The established garden designer purposely planted his plot to hit its peak in late summer. “There is so much excitement still to be had,” says Masson. “People don’t work towards late summer and that’s the time when you can relax in the garden. I always tell clients to think beyond May and June.”
A series of curved steps leads to Masson’s main garden with a slightly off-centre York stone path — he likes to keep things less symmetrical for a more natural look — and at each step, there is much to admire.
To the right of the terrace, down a low wall, there are alternating cascades of filigree greenery from Choisya ternata Aztec Pearl and a Hebe parviflora. Although they are evergreen shrubs, Masson craftily prunes them hard so they act like trailing climbers.
He plays with different textures and tones through the garden, too, so that evergreen shrub Itea ilicifolia trails its long, pale green tassels in between the white mophead blooms of Hydrangea arborescens Annabelle on one side, and the conical, mint-green flowers of Hydrangea paniculata Limelight on the other.
Above them, shell pink climbing rose Madame Alfred Carrière prepares for her second flowering in autumn. “I delay pruning because I don’t care about not having early summer flowers,” he says. “I’m quite ruthless.”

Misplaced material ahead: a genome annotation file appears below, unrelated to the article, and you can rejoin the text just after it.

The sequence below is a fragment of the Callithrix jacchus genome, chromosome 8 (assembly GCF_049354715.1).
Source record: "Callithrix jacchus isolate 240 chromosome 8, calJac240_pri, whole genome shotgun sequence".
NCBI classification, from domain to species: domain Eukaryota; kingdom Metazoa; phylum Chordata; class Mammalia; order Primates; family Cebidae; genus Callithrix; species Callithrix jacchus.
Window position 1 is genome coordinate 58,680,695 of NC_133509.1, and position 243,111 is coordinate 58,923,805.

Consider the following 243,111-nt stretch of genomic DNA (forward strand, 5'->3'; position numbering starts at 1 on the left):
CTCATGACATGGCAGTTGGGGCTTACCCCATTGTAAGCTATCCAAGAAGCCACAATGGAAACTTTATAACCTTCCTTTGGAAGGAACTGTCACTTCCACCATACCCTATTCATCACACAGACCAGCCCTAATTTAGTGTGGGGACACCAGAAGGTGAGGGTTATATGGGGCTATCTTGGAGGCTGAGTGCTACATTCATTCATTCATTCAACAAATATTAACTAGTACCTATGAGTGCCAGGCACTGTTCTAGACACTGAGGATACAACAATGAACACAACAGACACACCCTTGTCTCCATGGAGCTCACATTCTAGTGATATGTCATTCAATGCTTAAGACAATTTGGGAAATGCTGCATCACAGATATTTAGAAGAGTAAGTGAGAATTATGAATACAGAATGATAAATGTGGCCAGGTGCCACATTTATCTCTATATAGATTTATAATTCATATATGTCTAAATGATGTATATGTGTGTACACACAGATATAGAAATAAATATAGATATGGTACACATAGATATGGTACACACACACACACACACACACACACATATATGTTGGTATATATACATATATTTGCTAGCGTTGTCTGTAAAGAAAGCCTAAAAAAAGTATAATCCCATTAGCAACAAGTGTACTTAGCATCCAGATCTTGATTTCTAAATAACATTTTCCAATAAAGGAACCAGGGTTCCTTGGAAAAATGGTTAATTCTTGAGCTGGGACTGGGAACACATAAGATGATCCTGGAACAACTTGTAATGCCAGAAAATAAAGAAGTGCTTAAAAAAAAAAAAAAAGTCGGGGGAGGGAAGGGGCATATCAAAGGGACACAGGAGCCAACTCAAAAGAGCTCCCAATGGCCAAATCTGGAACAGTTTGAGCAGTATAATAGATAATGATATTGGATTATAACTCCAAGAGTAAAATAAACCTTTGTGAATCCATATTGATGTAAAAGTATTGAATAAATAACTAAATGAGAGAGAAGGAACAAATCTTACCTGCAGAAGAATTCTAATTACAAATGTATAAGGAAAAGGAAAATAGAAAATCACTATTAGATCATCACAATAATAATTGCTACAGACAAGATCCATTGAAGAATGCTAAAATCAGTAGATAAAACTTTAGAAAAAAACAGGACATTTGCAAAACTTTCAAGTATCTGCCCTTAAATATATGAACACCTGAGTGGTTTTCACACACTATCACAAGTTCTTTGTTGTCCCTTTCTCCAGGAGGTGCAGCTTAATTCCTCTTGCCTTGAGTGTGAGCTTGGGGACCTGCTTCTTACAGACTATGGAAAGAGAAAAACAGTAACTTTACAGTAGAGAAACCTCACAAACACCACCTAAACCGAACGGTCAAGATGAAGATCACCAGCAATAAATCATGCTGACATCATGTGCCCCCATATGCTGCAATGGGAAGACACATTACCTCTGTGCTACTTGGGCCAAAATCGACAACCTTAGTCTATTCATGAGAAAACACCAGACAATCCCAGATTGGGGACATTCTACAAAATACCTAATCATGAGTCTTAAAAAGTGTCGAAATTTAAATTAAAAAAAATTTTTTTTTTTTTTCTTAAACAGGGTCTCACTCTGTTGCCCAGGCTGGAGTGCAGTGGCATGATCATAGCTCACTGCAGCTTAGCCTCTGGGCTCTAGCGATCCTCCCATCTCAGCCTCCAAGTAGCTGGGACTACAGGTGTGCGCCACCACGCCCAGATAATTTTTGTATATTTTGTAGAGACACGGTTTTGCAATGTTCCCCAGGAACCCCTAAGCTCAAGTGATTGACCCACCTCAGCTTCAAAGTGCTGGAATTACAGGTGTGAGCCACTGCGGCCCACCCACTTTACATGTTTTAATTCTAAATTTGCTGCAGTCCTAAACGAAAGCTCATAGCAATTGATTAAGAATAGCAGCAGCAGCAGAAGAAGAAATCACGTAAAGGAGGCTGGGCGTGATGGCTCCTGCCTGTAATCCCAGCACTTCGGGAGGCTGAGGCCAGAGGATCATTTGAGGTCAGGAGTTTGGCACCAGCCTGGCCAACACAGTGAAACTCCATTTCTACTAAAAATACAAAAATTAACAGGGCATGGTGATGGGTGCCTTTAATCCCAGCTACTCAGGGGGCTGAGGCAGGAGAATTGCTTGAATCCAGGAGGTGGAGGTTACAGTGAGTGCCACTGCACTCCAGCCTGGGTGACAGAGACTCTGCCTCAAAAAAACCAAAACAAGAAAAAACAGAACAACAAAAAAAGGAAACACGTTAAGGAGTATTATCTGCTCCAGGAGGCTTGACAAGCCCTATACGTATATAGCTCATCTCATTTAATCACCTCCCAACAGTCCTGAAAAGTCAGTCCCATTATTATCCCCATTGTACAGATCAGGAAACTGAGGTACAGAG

The garden faces north-east, is high on a hill, gets cold winds and a lot of it is in shade, but nonetheless Masson grows all kinds of hardy plants, such as yet-to-flower ginger lilies, oleander, scarlet Salvia involucruta and the striking violet Salvia Amistad, and they all thrive.
“What I do is harness the light,” he explains. “Wherever there is sun in the garden, I’ll exploit those areas by using them for siting plants that need the warmth and light.”
He also repeats evergreens through the garden so that there is a rhythm. “The plants I use myself and for clients are those that will grow in light or shade so can be used right through the garden.
These are camellia, escallonia, griselinia, itea, fatsia, eucryphia, which I love for its white flowers in late summer, and the evergreen jasmine, trachelospermum.” This last, in his own garden, grows in a novel pepperpot shape, because Masson coaxes it to swarm over a partly cut-down column, and keeps it clipped.
Nearby, another green pepperpot with interesting leaves started life as a stray oak seedling.
Throughout the garden, the eye is drawn up not just to eye level, but higher, with yew bolsters and pillars holding pots on high. A column rescued from a skip has part of a myrtle bush twined around it — another Masson manipulation — and an old marble-topped table holds a verdigris copper of smoky green agave erupting from a bed of trailing Euphorbia myrsinites.
“You don’t want to look down at pots on the ground, and in London gardens, which are basically stagnant bowls within walls, you have to elevate plants to get them to the light.”
The plants Masson grows — and recommends — for a glorious garden in September and October are salvias, fuchsias, dahlias, hydrangeas, calamintha, Clematis texensis, cosmos, China roses and groundcover geraniums, notably blue-flowered Rozanne, which blooms for months.
Another groundcover gem is Begonia evansiana, which is just hitting its stride in his garden, throwing out endless sugar pink flowers above pretty curving leaves until the frosts.
Masson even built the summerhouse to benefit from the later, lower light. “I angled the building to get the south-west winter sun,” he says.
“There’s a couple of recliners on the roof and I haven’t been up there yet, but soon the sun will be off the garden and on the roof, and I will be there.”